October 29, 2004
Trash talk stops when the radio is off
Far as I can remember, Iíve never heard the Howard Stern radio show. For one thing, it originates in New York City and my reception rarely comes from that distance. Also, I abhor what Iíve heard about the content of his show and I have no desire to hear his trash-talk, so even if it were now available I would not be in his audience. The government finally got around to whacking his knuckles the other day and effectively put him off the air because of the raunchy language he chose to use. So the other day when I heard he had been paid a big chunk of cash to switch from a conventional AM and FM service to the new Satellite Radio network, it did not move me. He confidently predicted that his departure will formally spell the end of AM and FM radio. The new service is unsupervised by the Federal Communication Commission so he is free to dish up as much conversational trash as he chooses. The government will have no control over the content of his show. His demise will come when his audience chooses not to tune in any more, tiring of his obscenities and other unpleasant conversation. That can't come too soon for me, a dedicated non-listener. When his show reaches this area via Satellite Radio, I hope you will ignore him, too.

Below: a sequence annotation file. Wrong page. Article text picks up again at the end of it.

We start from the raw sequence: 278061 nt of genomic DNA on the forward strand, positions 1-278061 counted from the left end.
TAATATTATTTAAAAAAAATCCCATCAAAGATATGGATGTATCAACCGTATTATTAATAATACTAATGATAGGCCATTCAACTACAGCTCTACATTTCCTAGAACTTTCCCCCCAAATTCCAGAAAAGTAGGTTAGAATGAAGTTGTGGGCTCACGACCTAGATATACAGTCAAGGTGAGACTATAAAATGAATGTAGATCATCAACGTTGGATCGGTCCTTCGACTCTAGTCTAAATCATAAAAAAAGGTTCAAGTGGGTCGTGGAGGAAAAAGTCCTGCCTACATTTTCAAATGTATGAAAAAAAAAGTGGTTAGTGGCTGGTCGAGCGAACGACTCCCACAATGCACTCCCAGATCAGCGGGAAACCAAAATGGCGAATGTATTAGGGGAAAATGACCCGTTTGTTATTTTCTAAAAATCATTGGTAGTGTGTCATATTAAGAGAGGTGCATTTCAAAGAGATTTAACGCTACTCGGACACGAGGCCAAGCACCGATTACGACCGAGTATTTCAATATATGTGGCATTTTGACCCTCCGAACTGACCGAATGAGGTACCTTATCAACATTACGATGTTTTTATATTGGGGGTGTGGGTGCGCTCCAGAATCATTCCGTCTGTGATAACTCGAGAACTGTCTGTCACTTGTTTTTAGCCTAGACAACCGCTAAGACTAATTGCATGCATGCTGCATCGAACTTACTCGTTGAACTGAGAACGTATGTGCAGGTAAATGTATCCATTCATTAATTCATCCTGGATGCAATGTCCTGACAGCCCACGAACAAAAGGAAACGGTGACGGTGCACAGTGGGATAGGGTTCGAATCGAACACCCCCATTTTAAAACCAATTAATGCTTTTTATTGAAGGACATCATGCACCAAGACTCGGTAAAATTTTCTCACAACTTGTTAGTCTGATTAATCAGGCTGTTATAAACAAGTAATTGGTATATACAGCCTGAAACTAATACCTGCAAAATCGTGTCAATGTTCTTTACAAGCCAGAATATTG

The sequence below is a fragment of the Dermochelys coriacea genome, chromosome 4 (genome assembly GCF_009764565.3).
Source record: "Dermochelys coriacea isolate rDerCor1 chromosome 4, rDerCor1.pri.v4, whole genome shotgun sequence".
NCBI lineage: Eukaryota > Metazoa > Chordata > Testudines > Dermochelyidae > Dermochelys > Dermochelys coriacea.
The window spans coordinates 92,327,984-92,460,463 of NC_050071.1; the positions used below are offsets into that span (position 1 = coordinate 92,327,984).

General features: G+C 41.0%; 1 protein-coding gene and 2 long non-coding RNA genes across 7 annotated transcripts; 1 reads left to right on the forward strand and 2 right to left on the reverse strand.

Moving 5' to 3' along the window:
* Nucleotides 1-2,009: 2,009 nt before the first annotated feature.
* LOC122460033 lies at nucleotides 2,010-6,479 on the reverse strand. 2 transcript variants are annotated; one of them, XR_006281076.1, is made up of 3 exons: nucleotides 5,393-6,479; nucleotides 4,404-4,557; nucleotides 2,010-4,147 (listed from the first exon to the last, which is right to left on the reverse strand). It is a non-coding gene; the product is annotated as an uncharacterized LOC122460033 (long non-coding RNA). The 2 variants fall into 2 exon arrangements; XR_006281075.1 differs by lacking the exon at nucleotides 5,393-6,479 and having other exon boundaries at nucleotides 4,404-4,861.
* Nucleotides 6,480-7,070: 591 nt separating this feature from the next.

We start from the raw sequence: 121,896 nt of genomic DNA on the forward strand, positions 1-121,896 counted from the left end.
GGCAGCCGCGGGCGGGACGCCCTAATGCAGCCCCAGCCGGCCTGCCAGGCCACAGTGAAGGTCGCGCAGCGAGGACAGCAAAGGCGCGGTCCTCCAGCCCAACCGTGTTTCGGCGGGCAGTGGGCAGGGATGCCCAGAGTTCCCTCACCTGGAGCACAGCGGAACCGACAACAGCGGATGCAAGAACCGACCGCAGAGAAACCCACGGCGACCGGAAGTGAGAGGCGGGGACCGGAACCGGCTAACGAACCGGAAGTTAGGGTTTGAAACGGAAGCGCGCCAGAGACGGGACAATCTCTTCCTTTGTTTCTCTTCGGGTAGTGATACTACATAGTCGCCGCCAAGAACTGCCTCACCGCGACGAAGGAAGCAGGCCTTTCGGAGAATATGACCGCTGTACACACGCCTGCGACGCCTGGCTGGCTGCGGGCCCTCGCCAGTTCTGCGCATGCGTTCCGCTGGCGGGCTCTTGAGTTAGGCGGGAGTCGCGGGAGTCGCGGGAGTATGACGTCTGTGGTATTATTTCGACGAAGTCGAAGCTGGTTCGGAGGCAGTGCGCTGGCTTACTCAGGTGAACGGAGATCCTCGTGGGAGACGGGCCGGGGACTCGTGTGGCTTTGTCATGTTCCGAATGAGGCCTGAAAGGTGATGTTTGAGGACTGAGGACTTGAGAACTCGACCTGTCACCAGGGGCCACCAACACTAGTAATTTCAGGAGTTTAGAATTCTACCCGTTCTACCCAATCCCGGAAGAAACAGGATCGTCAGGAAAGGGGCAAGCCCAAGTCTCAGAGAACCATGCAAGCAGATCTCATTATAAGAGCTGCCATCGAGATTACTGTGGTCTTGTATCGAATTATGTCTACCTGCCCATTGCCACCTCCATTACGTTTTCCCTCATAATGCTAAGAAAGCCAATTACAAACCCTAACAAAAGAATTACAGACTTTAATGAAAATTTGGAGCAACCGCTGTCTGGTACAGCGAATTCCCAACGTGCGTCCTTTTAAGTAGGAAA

That was an interesting list of names in this paper a few weeks ago of PHS graduates who came here for reunions and the Cherokee Strip celebration in September. Makes you wonder, though. A lot of grads who still live here, and that includes your humble correspondent, failed to sign the register. And we have noticed, through the years, that many alums do not attend their class reunions, for a variety of reasons. Make a resolution, friends. If you are eligible, sign the register at the PHS Alumni Association office next year, and attend your class reunion, whenever it is held.